Image: Friedrich Nietzsche in 1882.
“ “Good Morning” is a song with music by Nacio Herb Brown and lyrics by Arthur Freed, originally written for the film Babes in Arms (1939) and performed by Judy Garland and Mickey Rooney.”
“Babes in Arms is the 1939 American film version of the 1937 coming-of-age Broadway musical of the same title. Directed by Busby Berkeley, it stars Mickey Rooney and Judy Garland (in their second film together), and features Charles Winninger, Guy Kibbee, June Preisser, Grace Hayes, and Betty Jaynes. The film concerns a group of youngsters trying to put on a show to prove their vaudevillian parents wrong and make it to Broadway. The original Broadway script was significantly revamped, restructured, and rewritten to accommodate Hollywood’s needs. Almost all of the Rodgers and Hart songs from the Broadway musical were discarded.”
“Babes in Arms is a 1937 coming-of-age musical comedy with music by Richard Rodgers, lyrics by Lorenz Hart and book by Rodgers and Hart. It concerns a group of small-town Long Island teenagers who put on a show to avoid being sent to a work farm by the town sheriff when their actor parents go on the road for five months in an effort to earn some money by reviving vaudeville.
The film version, released in 1939, starred Judy Garland and Mickey Rooney and was directed by Busby Berkeley. Its radically revised plot retained only two songs from the original stage version—”Where or When” and “Babes in Arms“. The film is credited with popularizing the “kids putting on a musical for charity” trope…
“Where or When” is the first number to appear in the original Broadway production of Babes in Arms. The musical opens in Seaport, Long Island on a hectic morning that finds most of the adult population embarking on a five-month vaudeville tour. Soon after his parents’ departure, 20-year-old Valentine LaMar (played by Ray Heatherton) discovers at his doorstep a young hitchhiker named Billie Smith (played by Mitzi Green). Instantly smitten, he engages her in a discussion of movie stars, self-defense maneuvers, and Nietzsche’s theory of individualism, at which point Val impulsively steals a kiss. Both admit to a powerful sense of déjà vu and sing “Where or When” as a duet…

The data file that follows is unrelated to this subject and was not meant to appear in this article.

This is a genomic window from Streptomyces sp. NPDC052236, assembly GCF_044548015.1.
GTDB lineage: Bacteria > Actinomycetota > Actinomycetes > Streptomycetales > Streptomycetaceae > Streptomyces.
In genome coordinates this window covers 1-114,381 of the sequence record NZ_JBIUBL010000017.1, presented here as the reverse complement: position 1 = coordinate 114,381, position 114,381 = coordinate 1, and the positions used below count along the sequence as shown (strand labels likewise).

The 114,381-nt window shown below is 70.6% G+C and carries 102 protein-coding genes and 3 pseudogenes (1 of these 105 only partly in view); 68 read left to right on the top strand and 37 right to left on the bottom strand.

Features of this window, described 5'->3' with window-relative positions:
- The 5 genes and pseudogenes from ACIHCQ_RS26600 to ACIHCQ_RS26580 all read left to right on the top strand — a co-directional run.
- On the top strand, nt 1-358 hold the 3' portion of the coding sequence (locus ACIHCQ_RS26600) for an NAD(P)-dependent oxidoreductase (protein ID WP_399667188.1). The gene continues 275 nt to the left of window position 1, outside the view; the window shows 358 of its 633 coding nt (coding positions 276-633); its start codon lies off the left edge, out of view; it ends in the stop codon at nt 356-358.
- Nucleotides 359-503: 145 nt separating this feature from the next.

…people also tend to experience déjà vu more in fragile conditions or under high pressure, and research shows that the experience of déjà vu also decreases with age…
…The original version had strong political overtones with discussions of Nietzsche, a Communist character, and two African-American youths who are victims of racism. In 1959 George Oppenheimer created a “sanitized, de-politicized rewrite” which is now the most frequently performed version. In the new version, the young people are trying to save a local summer stock theatre from being demolished, not trying to avoid being sent to a work farm. The sequence of the songs and orchestration are changed drastically, and the dance numbers eliminated.
The sanitized version was the only one available for performance until 1998 when the Cincinnati College Conservatory of Music presented the original version (with a few race references slightly re-edited).”